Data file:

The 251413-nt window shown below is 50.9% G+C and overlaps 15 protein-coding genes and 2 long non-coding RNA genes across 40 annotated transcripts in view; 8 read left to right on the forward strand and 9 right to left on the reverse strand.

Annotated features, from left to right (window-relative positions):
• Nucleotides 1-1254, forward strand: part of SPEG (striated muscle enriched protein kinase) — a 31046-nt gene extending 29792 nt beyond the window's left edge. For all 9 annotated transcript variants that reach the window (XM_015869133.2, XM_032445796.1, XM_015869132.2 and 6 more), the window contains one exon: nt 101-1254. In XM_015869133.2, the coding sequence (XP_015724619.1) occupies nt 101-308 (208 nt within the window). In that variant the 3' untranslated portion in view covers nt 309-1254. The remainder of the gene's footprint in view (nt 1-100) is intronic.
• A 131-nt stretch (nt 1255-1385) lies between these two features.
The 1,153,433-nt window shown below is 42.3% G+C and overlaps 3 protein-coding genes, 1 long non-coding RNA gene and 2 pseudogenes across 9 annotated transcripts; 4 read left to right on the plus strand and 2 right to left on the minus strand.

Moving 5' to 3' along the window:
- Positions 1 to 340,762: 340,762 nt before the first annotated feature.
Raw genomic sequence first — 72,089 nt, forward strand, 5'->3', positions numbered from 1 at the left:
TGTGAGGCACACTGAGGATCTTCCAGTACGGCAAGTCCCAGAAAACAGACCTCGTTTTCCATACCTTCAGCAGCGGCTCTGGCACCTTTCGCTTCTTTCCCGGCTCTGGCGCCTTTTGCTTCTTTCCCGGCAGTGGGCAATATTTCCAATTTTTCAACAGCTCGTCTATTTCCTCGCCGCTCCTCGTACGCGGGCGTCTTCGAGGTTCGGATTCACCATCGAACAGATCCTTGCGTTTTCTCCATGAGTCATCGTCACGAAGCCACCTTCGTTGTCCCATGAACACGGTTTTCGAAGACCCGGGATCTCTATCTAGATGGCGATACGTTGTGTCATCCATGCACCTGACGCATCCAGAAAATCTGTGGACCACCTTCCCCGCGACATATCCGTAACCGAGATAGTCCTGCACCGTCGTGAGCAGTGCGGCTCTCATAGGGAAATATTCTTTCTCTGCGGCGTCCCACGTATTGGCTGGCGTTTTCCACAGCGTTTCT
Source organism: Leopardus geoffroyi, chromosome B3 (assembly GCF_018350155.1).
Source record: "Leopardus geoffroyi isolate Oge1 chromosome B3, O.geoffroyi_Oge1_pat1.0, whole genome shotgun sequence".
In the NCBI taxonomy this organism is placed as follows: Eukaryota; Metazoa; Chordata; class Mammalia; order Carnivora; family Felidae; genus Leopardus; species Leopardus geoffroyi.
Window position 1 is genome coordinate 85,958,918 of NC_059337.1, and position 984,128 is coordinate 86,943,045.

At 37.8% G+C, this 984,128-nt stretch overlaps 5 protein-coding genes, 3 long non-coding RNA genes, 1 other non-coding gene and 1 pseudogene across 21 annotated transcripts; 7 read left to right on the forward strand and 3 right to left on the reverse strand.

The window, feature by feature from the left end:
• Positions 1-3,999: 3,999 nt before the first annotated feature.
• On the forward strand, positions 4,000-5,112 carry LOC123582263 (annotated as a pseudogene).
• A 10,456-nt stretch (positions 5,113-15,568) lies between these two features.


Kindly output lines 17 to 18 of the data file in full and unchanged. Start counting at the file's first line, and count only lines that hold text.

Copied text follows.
• On the forward strand, positions 4,000-5,112 carry LOC123582263 (annotated as a pseudogene).
• A 10,456-nt stretch (positions 5,113-15,568) lies between these two features.